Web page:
Exec coaching a growth industry

February 05, 2004, vol. 29, no. 3
By Diane Luckow



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Coaching for personal and business success is the fastest growing consulting practice in North America.

Assistant business professor Nancy Mackay and her colleagues recently completed some of the first research into this fledgling business sector.

An executive coach herself with a specialty in information technology, Mackay was curious to discover the key factors influencing the impact of website adoption in the coaching industry.

She surveyed 103 Canadian coaches with websites who were registered with the governing international coach federation and received responses from 95 coaches.

Her research reveals that coaches who invest in a website do enjoy greater business success. Survey responders noted competitive advantages, money and time savings, improved customer service, greater availability to their clients and an improved ability to attract new clients.

Most coaches, says Mackay, indicated they mainly use their website to attract new clients, provide information about their services and build relationships with potential clients.

While all of the 95 coaches surveyed had websites, MacKay says about 41 per cent of all federation coaches in Canada currently have a website. Still, she says, “That's a huge adoption rate for micro-entrepreneurs. I don't think you'd find that high an adoption rate among micro-businesses in other industry sectors.”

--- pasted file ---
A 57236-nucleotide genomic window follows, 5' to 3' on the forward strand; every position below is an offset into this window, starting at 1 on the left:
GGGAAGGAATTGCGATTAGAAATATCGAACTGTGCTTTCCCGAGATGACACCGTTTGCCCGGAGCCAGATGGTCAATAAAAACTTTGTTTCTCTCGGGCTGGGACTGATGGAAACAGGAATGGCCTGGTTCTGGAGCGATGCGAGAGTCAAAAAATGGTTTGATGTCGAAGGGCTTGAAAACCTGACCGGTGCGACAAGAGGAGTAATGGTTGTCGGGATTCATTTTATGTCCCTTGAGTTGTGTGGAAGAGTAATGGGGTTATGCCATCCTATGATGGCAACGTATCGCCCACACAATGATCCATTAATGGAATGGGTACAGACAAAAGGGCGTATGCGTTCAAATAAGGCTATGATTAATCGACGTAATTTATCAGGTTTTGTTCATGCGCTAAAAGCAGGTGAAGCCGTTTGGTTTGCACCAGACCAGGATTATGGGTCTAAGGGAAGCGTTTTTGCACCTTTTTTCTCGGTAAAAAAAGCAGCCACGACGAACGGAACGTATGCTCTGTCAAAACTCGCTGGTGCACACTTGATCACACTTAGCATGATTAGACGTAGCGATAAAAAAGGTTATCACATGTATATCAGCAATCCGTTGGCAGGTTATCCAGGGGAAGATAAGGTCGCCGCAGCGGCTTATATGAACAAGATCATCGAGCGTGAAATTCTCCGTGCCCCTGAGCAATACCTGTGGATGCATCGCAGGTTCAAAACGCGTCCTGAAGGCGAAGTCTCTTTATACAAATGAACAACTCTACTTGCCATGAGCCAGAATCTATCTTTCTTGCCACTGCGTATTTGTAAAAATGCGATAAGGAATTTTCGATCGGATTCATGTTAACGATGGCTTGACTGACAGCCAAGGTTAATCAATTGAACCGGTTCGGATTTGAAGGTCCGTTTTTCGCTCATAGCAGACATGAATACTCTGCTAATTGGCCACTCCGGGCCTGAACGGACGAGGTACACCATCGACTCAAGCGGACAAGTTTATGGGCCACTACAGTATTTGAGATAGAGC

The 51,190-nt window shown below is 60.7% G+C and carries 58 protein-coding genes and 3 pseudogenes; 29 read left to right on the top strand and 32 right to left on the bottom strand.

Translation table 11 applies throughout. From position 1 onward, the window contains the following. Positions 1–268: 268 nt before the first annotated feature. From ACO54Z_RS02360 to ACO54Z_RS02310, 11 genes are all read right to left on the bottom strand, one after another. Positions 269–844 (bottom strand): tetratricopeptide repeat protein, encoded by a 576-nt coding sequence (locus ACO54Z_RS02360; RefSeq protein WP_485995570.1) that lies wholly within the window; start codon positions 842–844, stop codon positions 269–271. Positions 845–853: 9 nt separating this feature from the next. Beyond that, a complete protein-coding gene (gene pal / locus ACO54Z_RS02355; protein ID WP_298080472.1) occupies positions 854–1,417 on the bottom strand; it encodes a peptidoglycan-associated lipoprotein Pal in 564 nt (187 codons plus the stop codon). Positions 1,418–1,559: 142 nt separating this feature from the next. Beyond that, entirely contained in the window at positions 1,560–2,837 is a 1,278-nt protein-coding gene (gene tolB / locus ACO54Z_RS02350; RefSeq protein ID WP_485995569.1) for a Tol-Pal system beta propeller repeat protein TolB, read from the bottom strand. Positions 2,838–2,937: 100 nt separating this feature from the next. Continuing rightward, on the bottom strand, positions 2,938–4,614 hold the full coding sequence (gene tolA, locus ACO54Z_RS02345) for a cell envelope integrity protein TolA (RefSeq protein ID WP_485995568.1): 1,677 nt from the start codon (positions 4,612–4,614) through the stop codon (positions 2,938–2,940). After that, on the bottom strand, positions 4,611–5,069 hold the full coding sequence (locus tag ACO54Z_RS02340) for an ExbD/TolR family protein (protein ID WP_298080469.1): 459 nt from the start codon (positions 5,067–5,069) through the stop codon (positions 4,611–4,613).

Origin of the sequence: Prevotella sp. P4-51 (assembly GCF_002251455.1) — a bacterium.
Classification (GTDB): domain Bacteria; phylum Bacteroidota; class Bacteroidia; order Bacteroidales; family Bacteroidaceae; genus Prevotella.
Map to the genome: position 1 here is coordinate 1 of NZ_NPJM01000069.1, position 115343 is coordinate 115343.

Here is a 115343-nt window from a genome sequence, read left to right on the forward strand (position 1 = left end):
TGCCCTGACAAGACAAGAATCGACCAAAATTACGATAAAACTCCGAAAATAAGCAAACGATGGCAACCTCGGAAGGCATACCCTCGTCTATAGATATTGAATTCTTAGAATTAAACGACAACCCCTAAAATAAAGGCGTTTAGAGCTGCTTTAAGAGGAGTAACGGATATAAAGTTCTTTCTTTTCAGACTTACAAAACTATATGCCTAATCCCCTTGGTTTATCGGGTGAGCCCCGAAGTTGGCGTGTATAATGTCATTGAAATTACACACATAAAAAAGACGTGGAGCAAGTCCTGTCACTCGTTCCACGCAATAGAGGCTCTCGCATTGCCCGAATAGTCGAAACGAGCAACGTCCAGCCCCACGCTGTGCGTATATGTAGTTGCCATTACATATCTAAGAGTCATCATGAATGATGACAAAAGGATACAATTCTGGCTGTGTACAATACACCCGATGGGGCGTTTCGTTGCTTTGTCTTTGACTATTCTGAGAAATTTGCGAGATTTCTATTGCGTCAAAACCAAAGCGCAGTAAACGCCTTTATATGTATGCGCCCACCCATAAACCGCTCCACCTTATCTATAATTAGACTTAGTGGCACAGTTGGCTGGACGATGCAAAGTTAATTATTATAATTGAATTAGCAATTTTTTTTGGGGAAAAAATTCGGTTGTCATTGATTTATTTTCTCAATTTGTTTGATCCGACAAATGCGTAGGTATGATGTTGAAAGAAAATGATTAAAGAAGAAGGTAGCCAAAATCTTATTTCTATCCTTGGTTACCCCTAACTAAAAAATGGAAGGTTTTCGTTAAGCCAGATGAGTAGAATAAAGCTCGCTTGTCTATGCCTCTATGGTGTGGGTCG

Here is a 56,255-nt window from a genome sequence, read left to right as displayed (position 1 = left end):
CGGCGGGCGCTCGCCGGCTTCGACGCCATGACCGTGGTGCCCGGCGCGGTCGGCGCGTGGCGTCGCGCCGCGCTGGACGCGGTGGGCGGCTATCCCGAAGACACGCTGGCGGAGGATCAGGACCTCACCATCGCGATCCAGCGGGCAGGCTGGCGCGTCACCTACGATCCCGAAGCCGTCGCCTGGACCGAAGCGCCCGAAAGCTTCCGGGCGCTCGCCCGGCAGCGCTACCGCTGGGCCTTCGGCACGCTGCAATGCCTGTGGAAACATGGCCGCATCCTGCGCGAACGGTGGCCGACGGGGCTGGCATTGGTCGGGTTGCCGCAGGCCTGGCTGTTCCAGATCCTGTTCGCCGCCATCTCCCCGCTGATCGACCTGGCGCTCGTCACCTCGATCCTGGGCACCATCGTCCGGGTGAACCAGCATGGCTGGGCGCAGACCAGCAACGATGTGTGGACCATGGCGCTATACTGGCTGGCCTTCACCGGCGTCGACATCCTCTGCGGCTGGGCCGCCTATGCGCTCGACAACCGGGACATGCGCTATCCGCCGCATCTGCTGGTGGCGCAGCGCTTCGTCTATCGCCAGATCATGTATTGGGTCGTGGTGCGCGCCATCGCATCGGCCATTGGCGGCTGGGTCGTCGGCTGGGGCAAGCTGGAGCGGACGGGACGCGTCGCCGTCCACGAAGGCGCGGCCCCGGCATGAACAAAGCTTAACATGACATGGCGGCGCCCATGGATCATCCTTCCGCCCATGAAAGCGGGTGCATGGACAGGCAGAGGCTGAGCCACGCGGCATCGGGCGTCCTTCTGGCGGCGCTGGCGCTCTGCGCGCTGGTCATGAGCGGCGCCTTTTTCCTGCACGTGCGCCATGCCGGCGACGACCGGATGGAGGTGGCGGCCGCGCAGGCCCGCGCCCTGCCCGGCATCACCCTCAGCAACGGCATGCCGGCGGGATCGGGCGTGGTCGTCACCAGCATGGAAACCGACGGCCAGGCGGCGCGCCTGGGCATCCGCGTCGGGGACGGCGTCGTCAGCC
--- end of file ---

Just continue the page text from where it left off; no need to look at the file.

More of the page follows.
Most coaching websites were new, averaging 2.8 years on the web and 75 per cent of all coaches had been in business less than five years. Coaches indicated they work with an average of 10 clients per month and charge an average hourly fee of $200.

Overall, says Mackay, 98 per cent of responders indicated perceived business advantages from adopting a website. Of those, 67 per cent say their expectations were met or exceeded while 33 per cent say their website results fell short of expectations.

“Our results show that the more the coaches believed the website would have an impact, the greater business success they had,” says Mackay, who measured business success based on revenues, income, numbers of referrals and number of clients.

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